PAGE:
New Orleans prepares for hurricane evacuees' return
Mayor Ray Nagin said no one would be turned away from the city if they tried to come in early, but warned that New Orleans was still in a "very, very vulnerable state."
"I don't want people heading in yet," Nagin said. "But if they jumped the gun, we will let them through."
City workers are busy clearing drains and removing debris in anticipation of midnight Wednesday, after which residents will be officially allowed back to check on their properties, and, if they choose, to stay.
Nagin reluctantly announced the lifting of the evacuation order, despite the fact homes were without electricity or working toilets and a dusk-to-dawn curfew would still be in effect.
The mayor said he had no choice but to begin allowing residents back because neighbouring parishes were reopening Wednesday morning.
"We have this incredible pressure to repopulate and we're trying to respond to that in a responsible manner," he told CBC's Jennifer Westaway, reporting from New Orleans.
Thousands of homes without power
There are still nearly 800,000 homes in Louisiana without power, including about 77,000 in the city of New Orleans.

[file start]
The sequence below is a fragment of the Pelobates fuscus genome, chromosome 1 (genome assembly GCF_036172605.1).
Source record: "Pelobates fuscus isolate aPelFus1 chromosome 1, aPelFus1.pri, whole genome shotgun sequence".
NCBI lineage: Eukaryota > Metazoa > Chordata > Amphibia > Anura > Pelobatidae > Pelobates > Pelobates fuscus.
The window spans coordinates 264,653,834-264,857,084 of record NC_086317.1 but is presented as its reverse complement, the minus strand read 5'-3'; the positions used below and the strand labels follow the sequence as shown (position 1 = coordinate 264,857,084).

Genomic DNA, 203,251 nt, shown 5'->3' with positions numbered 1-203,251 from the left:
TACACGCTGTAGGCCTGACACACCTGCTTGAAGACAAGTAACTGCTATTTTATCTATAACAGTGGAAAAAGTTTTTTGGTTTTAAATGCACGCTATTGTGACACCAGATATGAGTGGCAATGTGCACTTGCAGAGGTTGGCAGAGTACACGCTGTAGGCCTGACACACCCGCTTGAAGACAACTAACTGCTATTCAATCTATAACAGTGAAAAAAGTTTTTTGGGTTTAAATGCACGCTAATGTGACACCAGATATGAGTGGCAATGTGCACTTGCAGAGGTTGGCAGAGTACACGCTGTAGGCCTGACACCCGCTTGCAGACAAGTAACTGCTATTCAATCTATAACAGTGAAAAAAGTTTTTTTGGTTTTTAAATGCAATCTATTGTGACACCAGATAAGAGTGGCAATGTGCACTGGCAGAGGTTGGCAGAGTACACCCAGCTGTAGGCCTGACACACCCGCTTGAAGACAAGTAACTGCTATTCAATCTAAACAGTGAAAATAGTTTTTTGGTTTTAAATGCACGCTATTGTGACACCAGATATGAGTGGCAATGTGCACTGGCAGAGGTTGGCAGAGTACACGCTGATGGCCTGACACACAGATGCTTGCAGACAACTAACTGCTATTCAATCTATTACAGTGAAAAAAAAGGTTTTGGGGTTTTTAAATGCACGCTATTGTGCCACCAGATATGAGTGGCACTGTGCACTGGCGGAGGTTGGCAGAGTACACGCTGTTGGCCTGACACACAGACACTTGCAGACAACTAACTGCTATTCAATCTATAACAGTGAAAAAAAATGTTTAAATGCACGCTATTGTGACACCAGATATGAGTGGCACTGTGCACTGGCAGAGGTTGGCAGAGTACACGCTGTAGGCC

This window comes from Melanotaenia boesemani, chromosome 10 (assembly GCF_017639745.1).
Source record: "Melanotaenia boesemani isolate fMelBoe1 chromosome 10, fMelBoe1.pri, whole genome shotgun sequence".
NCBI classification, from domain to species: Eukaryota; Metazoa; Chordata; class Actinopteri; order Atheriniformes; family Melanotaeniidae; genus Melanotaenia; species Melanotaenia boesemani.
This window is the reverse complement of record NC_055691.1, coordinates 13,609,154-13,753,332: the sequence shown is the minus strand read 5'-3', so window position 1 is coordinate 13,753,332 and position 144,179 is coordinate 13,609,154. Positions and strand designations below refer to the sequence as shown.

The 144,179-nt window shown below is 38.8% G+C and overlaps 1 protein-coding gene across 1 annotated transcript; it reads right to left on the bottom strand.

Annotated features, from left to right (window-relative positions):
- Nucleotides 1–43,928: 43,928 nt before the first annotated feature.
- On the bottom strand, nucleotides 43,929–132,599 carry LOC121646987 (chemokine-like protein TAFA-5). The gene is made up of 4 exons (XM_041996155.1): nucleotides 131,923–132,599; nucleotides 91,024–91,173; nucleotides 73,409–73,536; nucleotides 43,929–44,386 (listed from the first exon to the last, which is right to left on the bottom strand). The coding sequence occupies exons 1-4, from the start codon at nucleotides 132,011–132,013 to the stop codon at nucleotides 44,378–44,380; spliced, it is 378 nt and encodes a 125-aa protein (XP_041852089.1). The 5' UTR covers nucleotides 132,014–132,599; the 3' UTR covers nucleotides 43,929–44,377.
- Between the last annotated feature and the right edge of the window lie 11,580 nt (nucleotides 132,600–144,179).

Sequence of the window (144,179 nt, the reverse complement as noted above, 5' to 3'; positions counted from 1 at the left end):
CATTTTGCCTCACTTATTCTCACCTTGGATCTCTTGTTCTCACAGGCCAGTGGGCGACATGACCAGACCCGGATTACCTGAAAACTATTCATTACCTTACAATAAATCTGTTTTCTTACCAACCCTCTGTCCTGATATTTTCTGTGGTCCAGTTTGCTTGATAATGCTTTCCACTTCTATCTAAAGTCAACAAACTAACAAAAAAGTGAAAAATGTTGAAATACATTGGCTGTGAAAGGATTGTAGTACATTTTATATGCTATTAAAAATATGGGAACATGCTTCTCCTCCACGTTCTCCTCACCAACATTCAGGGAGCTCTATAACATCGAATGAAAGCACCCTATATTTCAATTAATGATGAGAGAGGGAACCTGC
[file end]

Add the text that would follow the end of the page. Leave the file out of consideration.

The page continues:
Officials said the main transmission lines into southern Louisiana were crippled and they had no timetable on when much of the power might be restored.
In addition, hospitals are still understaffed and there is nowhere to buy groceries or gas.
Still, residents who left coastal areas want to return, realizing this was no Katrina, which killed 1,600 people in 2005. Nine deaths have been attributed to Gustav.
Initial inspections showed little damage to the Gulf Coast's extensive oil and gas installations, though resumption of production and refining could still take a few days.
U.S. President George W. Bush is expected to travel to Louisiana on Wednesday to take a look at the damage.
With files from the Associated Press